I’m a big fan of David Allen’s book Getting Things Done. When it comes to effective organization you could probably read this book and be done, it really is that good.
One issue I have with the book though is that it’s very paper centric. As a Yard-O-Led fountain pen and Rhodia notebook loving scribbler I have to say I can dig that. I really can.
But the thing that irks me with a paper based workflow is that eventually, at some point, I know I’m going to have to type my paper notes up!
To that end I need some good software to organize my TODO lists.
For years I’ve turned to Cultured Code’s Things. It’s a beautifully designed application but has not been without its problems. In the early days of productivity software Things was relatively alone in the marketplace. Today things are very different with Asana, Todoist, Wunderlist, TaskPaper and a whole myriad of other entrants crowding up the productivity suite market.
Things hasn’t kept up and it’s high time I switched. Unfortunately Cultured Code hasn’t seen fit to put any sort of decent export functionality into Things. Thankfully however they do offer AppleScript functionality so an evening of hacking led me to produce a script which pulls the data out of their database and sticks it into a nice CSV.
From there you can copy and paste it into the task app of your choice or alternatively import it using your own script-fu.
From the moment you press the shutter a picture takes on a life which goes from your camera, to your darkroom (be it digital or chemical) where after being burnt and dodged (and in some cases bodged) it goes for printing. You do print your pictures don’t you? I have a hunch that with the advent of digital photography the vast majority of us leave our digital treasures gathering dust on our computer hard drives – I know I certainly do.
With the advent of photo management software, organising this digital soup has become a shedload easier and thanks to the power of programs like Lightroom and Aperture, the digital darkroom has finally come of age (it actually came of age a year or two ago, but I digress…). We are now able to push and tweak our photos so that they go from this:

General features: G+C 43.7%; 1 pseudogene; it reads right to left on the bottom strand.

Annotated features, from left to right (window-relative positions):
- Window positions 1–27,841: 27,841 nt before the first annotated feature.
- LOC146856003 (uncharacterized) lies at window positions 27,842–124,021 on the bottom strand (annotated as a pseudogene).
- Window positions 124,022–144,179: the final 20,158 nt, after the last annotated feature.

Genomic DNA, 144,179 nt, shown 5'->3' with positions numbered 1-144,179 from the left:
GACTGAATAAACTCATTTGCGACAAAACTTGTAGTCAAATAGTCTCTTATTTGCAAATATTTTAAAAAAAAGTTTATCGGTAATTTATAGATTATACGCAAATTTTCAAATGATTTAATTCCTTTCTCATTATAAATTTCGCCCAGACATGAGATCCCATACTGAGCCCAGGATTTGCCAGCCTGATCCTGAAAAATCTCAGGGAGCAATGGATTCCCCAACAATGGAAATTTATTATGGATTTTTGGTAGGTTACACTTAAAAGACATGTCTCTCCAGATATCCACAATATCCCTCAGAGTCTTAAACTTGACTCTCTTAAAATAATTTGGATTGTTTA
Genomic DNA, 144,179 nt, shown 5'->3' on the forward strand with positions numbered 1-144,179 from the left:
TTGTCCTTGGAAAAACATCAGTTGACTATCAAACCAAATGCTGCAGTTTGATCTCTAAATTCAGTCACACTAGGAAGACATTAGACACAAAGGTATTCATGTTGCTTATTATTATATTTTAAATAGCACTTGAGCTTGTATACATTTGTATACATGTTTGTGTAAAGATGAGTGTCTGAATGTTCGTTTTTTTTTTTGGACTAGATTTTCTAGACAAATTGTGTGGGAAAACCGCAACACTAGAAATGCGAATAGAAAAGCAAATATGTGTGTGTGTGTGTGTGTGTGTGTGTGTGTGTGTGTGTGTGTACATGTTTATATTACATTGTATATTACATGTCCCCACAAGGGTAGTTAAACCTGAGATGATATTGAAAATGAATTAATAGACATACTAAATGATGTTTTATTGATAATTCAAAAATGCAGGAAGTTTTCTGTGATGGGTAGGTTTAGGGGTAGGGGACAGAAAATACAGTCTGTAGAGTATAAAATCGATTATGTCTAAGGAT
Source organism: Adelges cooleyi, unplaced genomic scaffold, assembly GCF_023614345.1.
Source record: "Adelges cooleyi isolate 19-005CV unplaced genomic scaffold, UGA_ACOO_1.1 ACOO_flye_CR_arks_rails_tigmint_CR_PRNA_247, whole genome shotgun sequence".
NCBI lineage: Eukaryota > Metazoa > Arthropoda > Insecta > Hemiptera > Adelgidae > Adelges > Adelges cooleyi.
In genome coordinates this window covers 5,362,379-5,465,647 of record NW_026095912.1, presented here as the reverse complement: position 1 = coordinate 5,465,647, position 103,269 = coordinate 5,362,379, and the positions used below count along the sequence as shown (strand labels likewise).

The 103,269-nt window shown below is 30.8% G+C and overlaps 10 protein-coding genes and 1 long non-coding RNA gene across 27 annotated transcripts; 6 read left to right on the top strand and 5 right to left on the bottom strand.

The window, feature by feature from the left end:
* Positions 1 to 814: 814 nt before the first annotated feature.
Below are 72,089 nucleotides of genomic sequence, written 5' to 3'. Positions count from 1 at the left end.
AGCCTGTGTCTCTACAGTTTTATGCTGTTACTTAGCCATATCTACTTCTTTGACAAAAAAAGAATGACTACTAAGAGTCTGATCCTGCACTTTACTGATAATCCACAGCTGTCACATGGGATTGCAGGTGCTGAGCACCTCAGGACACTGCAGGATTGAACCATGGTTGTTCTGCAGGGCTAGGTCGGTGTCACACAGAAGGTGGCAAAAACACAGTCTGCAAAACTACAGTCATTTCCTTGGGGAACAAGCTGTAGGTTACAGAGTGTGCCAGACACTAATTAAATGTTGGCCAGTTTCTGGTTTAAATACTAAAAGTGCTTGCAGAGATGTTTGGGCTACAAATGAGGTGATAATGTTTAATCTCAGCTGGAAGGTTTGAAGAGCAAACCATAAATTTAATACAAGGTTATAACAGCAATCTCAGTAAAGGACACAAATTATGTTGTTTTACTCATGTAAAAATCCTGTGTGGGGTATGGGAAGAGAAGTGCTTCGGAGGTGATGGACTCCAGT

The former, whilst nice hardly represents what I saw and felt when I took the picture – the latter however does, and certainly has the pizazz I need to justify printing the picture and hanging it on my wall. Which neatly segues to my topic – printing. Rather than go through the pain (and it is a pain) of keeping and maintaining a desk hogging, top notch inkjet, that requires the expense of cartridges and special photo-paper I prefer to let someone else deal with all that hassle.
Quite simply – taking pictures is what I like – picture printing – meh, I’ll let someone else do that for me.
Unfortunately being an anally-retentive perfectionist I needed someone truly high calibre to handle my printing (not that my pictures are that high calibre to be honest, but as the saying goes ‘if something’s worth doing, it’s worth doing right’). The big internet printers like Photobox I found to be good on price but not so good on quality so I was rather pleased when I discovered that one of the better printers, theprintspace can be found right here in London, and specialize in a particular type of printing called C-Type (or Type-C), which involves projecting the digital image onto light sensitive photographic paper rather than printing ink on paper. This apparently results in a higher quality, longer lasting print.
I chose to print the above macro image of a daisy as well as the following three pictures:
How did they turn out? Good – pretty damn good. (One thing I discovered, and no doubt my lack of experience is showing; the image needs to be sharpened more for printing than they do for on screen viewing – and not just a little but a fair amount). Now not only do theprintspace offer printing, they provide color calibrated workstations for you to prepare your print so that you can be sure that what you see on screen is what you get. And if that wasn’t enough they can mount the print onto card, mdf, plastic, aluminium and a bunch of other materials, with prices which aren’t too unreasonable. Now I’m not going to be sending hundreds of holiday snaps through them sure, but for the pictures I’ve taken which I feel are worth hanging up – only theprintspace will do.
After months of procrastinating (and after waving a tearful goodbye to my old site), I have decided upon WordPress for my new photo journal. Combining my irreverent wit and technical prowess I shall be writing about camera tech and hopefully pausing to take a picture or two. No doubt I’ll spend more time fetishizing camera gear than actually showing what it’s capable of, but putting this blog up I feel is accomplishment enough that I can allow myself some bad habits 😉